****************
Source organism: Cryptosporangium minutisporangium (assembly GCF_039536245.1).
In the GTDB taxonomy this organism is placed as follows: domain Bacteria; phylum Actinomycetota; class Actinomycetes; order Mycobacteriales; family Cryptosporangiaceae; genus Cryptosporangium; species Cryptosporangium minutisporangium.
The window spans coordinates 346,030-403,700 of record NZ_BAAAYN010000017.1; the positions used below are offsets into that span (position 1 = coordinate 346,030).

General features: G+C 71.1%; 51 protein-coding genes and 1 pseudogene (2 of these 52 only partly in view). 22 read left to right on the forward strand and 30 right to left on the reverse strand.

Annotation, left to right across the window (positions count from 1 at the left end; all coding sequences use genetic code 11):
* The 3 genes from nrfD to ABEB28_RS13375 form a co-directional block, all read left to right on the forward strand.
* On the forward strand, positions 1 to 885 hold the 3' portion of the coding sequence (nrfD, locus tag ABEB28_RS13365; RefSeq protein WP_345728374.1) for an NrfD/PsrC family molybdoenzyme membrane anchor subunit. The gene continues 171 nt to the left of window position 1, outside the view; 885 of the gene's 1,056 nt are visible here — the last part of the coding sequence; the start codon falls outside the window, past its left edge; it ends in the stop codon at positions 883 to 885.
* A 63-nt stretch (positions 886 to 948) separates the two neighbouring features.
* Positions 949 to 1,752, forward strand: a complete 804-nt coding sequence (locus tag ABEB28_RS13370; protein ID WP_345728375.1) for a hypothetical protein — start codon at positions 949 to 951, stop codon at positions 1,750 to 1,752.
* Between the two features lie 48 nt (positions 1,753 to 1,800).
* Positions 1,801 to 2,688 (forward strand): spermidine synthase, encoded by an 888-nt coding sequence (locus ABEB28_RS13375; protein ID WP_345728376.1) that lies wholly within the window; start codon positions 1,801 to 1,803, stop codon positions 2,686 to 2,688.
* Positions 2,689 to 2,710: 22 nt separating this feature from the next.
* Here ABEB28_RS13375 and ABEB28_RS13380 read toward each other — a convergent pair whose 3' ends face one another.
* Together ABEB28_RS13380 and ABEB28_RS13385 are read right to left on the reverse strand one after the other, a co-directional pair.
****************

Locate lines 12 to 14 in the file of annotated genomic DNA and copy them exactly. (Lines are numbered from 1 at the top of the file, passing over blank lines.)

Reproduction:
* Positions 2,689 to 2,710: 22 nt separating this feature from the next.
* Here ABEB28_RS13375 and ABEB28_RS13380 read toward each other — a convergent pair whose 3' ends face one another.
* Together ABEB28_RS13380 and ABEB28_RS13385 are read right to left on the reverse strand one after the other, a co-directional pair.